BJ Fogg’s Behavioral Model, B=MAT(P) Extended, Part 2 of 2

BJ Fogg’s triggers are integral to his behavioral model, which we are analyzing from the perspective of the Octalysis gamification framework. This continues the discussion from our last blog post.

Note: BJ Fogg’s triggers recently became ‘Prompts’.

Hope and Fear

Hope is Core Drive 7: Unpredictability tied with Core Drive 2: Development & Accomplishment.

Fear is still Core Drive 8: Loss & Avoidance.

BJ Fogg’s Triggers (or Prompts)

BJ Fogg talks about there are actually three types of triggers.

There’s a spark. There’s a facilitator, and there’s a Signal. So, the spark is when a person has the ability to take the action, but no motivation. So BJ Fogg says the spark is basically a trigger that adds motivation to the desired behavior. So, if you get an email that says, “Hey! Your friend on Facebook just sent you a message!” That’s a spot where you have ability to click on it and go to Facebook, a few clicks away, few brain cycles.

Facilitator for high motivation, low ability in BJ Fogg's Triggers
Facilitator for high motivation, low ability

Make the Spark a Black Hat Trigger

In most cases, the Spark should be a Black Hat Trigger.

This happens with our Octalysis Design Challenges, where we also include the upcoming deadline. If we chose to serve up a White Hat Trigger like, “Good luck as you continue working on your Design Challenge,” the trigger may not actually drive the desired action of the Octalysis Prime member continuing to work on their Challenge designs and submission.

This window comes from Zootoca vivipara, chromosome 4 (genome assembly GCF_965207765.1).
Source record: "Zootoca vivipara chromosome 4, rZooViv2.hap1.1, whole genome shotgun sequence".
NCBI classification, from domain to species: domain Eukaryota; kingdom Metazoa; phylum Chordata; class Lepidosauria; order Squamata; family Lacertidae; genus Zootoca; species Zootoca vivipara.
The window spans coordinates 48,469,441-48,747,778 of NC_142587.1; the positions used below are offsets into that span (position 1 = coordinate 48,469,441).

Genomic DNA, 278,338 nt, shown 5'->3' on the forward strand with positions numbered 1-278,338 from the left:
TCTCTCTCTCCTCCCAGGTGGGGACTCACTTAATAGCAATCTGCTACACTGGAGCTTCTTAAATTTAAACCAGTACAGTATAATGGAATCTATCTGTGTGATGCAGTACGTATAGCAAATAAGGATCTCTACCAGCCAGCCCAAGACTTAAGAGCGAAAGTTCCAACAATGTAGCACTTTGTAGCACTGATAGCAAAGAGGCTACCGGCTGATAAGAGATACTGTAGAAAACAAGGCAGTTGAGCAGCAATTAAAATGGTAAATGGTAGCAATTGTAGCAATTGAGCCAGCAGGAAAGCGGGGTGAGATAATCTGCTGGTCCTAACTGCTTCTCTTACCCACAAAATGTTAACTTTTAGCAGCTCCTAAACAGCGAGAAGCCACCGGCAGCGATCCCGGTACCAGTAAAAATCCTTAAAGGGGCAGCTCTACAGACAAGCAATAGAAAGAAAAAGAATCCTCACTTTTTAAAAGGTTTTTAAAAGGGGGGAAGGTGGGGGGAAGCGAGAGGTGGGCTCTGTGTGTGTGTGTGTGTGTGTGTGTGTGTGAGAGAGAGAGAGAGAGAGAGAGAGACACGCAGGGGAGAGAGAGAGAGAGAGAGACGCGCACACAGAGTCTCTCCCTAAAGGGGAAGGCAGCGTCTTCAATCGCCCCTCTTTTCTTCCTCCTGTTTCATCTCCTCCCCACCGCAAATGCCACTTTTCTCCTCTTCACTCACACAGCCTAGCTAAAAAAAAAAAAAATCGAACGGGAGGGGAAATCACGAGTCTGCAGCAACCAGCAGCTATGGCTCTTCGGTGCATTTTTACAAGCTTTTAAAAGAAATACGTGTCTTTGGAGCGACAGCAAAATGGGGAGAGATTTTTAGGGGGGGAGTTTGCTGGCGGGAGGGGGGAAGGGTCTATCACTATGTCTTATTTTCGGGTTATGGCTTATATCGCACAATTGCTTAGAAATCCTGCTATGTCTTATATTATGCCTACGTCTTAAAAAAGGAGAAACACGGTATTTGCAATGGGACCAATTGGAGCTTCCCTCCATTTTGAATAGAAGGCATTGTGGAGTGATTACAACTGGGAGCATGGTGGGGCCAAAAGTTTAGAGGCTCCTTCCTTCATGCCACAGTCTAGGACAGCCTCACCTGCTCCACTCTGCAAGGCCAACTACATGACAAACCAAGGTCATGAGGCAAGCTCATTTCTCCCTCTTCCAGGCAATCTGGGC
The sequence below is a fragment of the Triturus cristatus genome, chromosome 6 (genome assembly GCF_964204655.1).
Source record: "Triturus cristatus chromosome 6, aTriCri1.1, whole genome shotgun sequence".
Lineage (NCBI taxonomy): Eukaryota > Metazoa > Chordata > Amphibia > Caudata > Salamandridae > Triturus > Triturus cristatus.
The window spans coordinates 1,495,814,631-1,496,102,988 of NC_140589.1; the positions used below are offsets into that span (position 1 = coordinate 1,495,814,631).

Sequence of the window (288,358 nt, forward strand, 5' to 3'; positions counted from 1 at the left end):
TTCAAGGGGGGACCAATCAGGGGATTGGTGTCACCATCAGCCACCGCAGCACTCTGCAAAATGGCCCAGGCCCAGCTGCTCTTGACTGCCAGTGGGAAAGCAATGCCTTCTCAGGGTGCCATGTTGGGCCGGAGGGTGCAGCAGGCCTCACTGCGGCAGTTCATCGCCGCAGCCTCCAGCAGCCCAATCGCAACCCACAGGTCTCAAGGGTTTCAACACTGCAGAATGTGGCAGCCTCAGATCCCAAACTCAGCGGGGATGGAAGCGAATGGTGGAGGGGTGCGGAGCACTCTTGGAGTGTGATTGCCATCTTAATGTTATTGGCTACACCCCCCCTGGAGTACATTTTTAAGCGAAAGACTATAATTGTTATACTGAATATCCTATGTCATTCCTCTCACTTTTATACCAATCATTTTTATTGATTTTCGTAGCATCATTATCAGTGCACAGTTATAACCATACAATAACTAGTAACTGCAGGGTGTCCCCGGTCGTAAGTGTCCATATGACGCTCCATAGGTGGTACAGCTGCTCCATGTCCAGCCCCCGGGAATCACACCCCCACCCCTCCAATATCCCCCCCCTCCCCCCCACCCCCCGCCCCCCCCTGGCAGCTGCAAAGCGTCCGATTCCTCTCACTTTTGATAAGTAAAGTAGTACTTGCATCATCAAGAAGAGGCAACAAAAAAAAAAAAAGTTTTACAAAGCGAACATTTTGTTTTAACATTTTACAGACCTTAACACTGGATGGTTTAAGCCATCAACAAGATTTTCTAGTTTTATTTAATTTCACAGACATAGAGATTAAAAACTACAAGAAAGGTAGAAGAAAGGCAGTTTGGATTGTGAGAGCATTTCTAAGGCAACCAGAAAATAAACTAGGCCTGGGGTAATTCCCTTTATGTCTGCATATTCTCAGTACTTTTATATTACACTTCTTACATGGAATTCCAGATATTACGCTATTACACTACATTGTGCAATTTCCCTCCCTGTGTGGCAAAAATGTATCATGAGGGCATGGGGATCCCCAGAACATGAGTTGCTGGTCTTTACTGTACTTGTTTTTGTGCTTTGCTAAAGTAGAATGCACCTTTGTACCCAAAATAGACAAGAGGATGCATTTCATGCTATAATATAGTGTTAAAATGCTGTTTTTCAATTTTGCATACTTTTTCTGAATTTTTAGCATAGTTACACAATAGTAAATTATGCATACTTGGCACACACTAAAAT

BJ Fogg's Triggers
Three types of Prompts

The Facilitator Makes Hard Things Easier

Now the facilitator is the scenario where the user has a lot of motivation, but they just don’t have the ability to do it. The action feels confusing or hard. How to solve this?

Enter the Facilitator. Let me make it easy for you. Maybe it’s it’s a software wizard that helps you install something. Maybe it’s it’s a counselor who guides you through your career choices. So, the facilitator, again, is the use of trigger to remind you, “Hey, you should do it. And also if you didn’t do it because it’s hard, let me make it easy for you. Let me explain it to you. Let me reduce your brain cycles. Let me give you a discount rate that’s that’s really good. Let’s give you a coupon a discount so now it’s easier and cheaper to do this action.”

The Signal Nudges High Motivation – High Ability users to Take an Action

So that’s a facilitator, and then finally you have what we call a signal, which is the user already has high motivation, they have high ability, they just aren’t doing it. And in that case, it’s very easy to just have a simple “Hey, do it.” And there is a high chance the user will take the desired action.

BJ Fogg is definitely a pioneer in our industry. And although I don’t love his change from triggers to prompts, there is a lot we can learn from him and his methods, including Tiny Habits, which I recommend highly. However, I also wanted to offer my opinions to show how you can examine a model and think for yourself.

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